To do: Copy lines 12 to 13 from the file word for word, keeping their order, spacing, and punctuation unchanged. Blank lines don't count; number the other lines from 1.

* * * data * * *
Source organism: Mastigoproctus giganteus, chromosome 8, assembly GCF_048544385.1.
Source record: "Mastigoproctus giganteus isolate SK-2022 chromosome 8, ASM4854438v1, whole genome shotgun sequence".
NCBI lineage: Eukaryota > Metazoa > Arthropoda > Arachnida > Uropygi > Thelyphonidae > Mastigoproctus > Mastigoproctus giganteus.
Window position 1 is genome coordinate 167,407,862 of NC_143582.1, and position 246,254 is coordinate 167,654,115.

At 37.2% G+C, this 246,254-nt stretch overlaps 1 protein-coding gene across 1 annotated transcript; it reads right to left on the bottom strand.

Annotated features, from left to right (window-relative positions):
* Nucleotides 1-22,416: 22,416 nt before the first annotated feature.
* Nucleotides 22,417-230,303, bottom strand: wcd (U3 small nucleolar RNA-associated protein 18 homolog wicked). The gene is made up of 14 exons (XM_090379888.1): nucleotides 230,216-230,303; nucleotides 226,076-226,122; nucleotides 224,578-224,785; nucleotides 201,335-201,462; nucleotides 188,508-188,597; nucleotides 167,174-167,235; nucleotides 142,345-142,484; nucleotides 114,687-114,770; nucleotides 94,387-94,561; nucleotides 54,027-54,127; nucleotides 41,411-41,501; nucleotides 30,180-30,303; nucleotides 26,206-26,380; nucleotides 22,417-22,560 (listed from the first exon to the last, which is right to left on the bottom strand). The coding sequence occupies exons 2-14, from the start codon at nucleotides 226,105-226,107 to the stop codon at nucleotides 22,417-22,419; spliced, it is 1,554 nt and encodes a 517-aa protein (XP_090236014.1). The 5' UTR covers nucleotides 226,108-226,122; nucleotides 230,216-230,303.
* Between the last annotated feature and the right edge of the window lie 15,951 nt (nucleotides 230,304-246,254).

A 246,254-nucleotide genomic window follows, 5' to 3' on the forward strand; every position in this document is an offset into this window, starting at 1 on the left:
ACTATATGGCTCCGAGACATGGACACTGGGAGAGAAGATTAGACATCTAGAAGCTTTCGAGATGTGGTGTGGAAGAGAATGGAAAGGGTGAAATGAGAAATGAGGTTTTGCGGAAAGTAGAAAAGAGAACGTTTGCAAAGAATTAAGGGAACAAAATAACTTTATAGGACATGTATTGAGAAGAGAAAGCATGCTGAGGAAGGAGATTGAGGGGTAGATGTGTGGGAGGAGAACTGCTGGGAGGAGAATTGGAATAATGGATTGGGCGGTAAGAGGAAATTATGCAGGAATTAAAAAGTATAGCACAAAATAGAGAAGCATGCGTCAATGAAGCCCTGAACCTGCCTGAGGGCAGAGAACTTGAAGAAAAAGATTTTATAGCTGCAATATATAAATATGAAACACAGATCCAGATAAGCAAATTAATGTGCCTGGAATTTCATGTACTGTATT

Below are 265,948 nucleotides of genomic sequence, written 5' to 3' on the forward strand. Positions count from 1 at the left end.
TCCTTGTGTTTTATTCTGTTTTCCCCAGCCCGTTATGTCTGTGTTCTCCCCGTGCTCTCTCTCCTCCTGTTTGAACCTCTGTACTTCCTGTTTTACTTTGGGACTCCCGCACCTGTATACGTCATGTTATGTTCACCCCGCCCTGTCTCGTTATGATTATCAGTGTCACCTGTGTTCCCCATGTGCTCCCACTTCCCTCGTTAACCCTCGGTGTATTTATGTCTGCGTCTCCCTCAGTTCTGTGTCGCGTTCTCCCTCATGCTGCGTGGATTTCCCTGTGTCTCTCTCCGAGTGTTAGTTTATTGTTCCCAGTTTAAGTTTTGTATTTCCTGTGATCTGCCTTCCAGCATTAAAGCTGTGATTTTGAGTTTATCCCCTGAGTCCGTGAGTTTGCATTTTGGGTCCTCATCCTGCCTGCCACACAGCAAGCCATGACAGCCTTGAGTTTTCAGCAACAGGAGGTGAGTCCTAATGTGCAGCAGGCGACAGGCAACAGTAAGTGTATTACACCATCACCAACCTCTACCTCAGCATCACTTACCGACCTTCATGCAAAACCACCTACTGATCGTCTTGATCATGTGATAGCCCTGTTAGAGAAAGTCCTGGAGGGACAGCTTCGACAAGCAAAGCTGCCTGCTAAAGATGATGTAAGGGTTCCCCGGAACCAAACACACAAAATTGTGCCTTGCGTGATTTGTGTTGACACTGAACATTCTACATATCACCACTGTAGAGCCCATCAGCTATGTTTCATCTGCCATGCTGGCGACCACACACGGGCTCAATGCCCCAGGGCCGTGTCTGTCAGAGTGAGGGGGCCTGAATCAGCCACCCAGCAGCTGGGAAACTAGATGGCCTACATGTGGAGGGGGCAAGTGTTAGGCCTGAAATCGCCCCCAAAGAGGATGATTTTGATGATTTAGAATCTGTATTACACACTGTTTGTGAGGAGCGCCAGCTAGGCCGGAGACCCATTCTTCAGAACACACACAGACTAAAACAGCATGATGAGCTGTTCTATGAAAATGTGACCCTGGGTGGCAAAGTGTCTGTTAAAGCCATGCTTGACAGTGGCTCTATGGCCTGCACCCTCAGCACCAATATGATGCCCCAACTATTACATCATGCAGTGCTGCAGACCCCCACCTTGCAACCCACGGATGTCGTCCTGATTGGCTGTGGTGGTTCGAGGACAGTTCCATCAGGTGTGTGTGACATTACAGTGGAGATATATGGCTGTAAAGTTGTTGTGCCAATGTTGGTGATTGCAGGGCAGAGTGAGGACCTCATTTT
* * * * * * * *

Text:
Below are 265,948 nucleotides of genomic sequence, written 5' to 3' on the forward strand. Positions count from 1 at the left end.
TCCTTGTGTTTTATTCTGTTTTCCCCAGCCCGTTATGTCTGTGTTCTCCCCGTGCTCTCTCTCCTCCTGTTTGAACCTCTGTACTTCCTGTTTTACTTTGGGACTCCCGCACCTGTATACGTCATGTTATGTTCACCCCGCCCTGTCTCGTTATGATTATCAGTGTCACCTGTGTTCCCCATGTGCTCCCACTTCCCTCGTTAACCCTCGGTGTATTTATGTCTGCGTCTCCCTCAGTTCTGTGTCGCGTTCTCCCTCATGCTGCGTGGATTTCCCTGTGTCTCTCTCCGAGTGTTAGTTTATTGTTCCCAGTTTAAGTTTTGTATTTCCTGTGATCTGCCTTCCAGCATTAAAGCTGTGATTTTGAGTTTATCCCCTGAGTCCGTGAGTTTGCATTTTGGGTCCTCATCCTGCCTGCCACACAGCAAGCCATGACAGCCTTGAGTTTTCAGCAACAGGAGGTGAGTCCTAATGTGCAGCAGGCGACAGGCAACAGTAAGTGTATTACACCATCACCAACCTCTACCTCAGCATCACTTACCGACCTTCATGCAAAACCACCTACTGATCGTCTTGATCATGTGATAGCCCTGTTAGAGAAAGTCCTGGAGGGACAGCTTCGACAAGCAAAGCTGCCTGCTAAAGATGATGTAAGGGTTCCCCGGAACCAAACACACAAAATTGTGCCTTGCGTGATTTGTGTTGACACTGAACATTCTACATATCACCACTGTAGAGCCCATCAGCTATGTTTCATCTGCCATGCTGGCGACCACACACGGGCTCAATGCCCCAGGGCCGTGTCTGTCAGAGTGAGGGGGCCTGAATCAGCCACCCAGCAGCTGGGAAACTAGATGGCCTACATGTGGAGGGGGCAAGTGTTAGGCCTGAAATCGCCCCCAAAGAGGATGATTTTGATGATTTAGAATCTGTATTACACACTGTTTGTGAGGAGCGCCAGCTAGGCCGGAGACCCATTCTTCAGAACACACACAGACTAAAACAGCATGATGAGCTGTTCTATGAAAATGTGACCCTGGGTGGCAAAGTGTCTGTTAAAGCCATGCTTGACAGTGGCTCTATGGCCTGCACCCTCAGCACCAATATGATGCCCCAACTATTACATCATGCAGTGCTGCAGACCCCCACCTTGCAACCCACGGATGTCGTCCTGATTGGCTGTGGTGGTTCGAGGACAGTTCCATCAGGTGTGTGTGACATTACAGTGGAGATATATGGCTGTAAAGTTGTTGTGCCAATGTTGGTGATTGCAGGGCAGAGTGAGGACCTCATTTT